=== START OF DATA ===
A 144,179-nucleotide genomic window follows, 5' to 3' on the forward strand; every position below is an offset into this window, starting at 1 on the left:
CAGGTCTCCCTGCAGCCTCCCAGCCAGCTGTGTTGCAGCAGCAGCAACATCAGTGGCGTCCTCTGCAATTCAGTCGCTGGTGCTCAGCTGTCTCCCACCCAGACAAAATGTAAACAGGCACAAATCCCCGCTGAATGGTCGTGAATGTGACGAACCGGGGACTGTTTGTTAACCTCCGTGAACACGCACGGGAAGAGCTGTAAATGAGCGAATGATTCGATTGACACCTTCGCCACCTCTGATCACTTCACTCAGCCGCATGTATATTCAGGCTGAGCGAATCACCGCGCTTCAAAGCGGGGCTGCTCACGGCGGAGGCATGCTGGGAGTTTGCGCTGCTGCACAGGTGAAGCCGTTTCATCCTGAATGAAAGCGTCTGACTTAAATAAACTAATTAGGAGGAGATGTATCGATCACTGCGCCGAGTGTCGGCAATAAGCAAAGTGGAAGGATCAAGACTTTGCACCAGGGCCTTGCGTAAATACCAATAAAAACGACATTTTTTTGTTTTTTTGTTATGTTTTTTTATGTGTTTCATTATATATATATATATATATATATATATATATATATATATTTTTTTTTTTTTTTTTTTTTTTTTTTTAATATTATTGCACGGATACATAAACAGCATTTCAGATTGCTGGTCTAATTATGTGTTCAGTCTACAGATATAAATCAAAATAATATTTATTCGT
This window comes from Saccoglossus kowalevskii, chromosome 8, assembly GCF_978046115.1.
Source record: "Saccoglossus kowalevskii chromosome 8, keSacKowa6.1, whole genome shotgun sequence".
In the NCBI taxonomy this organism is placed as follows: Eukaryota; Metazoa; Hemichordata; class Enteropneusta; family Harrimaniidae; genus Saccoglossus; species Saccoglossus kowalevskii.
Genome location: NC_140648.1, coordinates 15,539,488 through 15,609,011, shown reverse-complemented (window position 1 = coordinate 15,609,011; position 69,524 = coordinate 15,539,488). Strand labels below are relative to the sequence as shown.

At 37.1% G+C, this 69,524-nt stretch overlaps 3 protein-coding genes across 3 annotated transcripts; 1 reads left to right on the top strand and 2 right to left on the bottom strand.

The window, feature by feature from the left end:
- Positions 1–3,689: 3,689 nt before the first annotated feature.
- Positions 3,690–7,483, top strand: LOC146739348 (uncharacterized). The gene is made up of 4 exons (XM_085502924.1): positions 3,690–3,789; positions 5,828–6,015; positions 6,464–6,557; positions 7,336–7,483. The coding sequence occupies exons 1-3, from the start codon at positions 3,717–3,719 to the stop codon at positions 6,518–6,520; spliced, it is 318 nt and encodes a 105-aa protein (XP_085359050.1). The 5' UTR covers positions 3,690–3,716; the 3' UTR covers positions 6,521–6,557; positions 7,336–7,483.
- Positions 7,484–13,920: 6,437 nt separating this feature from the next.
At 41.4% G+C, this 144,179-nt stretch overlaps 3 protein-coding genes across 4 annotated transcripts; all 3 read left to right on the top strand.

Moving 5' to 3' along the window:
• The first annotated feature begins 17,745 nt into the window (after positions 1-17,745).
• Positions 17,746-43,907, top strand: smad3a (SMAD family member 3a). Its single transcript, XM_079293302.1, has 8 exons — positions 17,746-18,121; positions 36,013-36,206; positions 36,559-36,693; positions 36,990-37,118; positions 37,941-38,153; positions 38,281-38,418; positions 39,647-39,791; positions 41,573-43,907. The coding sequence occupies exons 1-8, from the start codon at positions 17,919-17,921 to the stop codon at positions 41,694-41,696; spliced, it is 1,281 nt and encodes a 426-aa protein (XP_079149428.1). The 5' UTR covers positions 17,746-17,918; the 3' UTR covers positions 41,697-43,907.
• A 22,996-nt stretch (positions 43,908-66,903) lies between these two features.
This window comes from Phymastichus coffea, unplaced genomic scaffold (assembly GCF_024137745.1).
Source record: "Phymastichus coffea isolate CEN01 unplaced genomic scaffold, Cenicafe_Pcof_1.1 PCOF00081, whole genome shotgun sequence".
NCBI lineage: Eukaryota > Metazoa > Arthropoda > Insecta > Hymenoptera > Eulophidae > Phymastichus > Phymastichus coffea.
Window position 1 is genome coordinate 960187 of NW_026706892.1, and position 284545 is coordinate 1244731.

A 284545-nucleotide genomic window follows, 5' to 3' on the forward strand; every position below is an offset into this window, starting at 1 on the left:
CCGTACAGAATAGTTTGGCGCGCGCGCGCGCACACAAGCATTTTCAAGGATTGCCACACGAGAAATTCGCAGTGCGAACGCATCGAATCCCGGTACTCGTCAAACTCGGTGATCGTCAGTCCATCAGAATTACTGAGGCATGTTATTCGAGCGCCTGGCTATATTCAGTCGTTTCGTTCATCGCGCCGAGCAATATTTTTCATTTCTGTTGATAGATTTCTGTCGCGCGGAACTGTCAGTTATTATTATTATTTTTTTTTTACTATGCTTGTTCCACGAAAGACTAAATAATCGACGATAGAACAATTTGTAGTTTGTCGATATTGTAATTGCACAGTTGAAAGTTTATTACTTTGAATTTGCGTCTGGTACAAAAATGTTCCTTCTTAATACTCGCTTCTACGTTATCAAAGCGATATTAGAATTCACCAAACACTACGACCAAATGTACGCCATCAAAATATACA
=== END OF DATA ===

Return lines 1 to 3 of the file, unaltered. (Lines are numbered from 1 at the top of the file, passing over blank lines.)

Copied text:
A 144,179-nucleotide genomic window follows, 5' to 3' on the forward strand; every position below is an offset into this window, starting at 1 on the left:
CAGGTCTCCCTGCAGCCTCCCAGCCAGCTGTGTTGCAGCAGCAGCAACATCAGTGGCGTCCTCTGCAATTCAGTCGCTGGTGCTCAGCTGTCTCCCACCCAGACAAAATGTAAACAGGCACAAATCCCCGCTGAATGGTCGTGAATGTGACGAACCGGGGACTGTTTGTTAACCTCCGTGAACACGCACGGGAAGAGCTGTAAATGAGCGAATGATTCGATTGACACCTTCGCCACCTCTGATCACTTCACTCAGCCGCATGTATATTCAGGCTGAGCGAATCACCGCGCTTCAAAGCGGGGCTGCTCACGGCGGAGGCATGCTGGGAGTTTGCGCTGCTGCACAGGTGAAGCCGTTTCATCCTGAATGAAAGCGTCTGACTTAAATAAACTAATTAGGAGGAGATGTATCGATCACTGCGCCGAGTGTCGGCAATAAGCAAAGTGGAAGGATCAAGACTTTGCACCAGGGCCTTGCGTAAATACCAATAAAAACGACATTTTTTTGTTTTTTTGTTATGTTTTTTTATGTGTTTCATTATATATATATATATATATATATATATATATATATATATTTTTTTTTTTTTTTTTTTTTTTTTTTTAATATTATTGCACGGATACATAAACAGCATTTCAGATTGCTGGTCTAATTATGTGTTCAGTCTACAGATATAAATCAAAATAATATTTATTCGT
This window comes from Saccoglossus kowalevskii, chromosome 8, assembly GCF_978046115.1.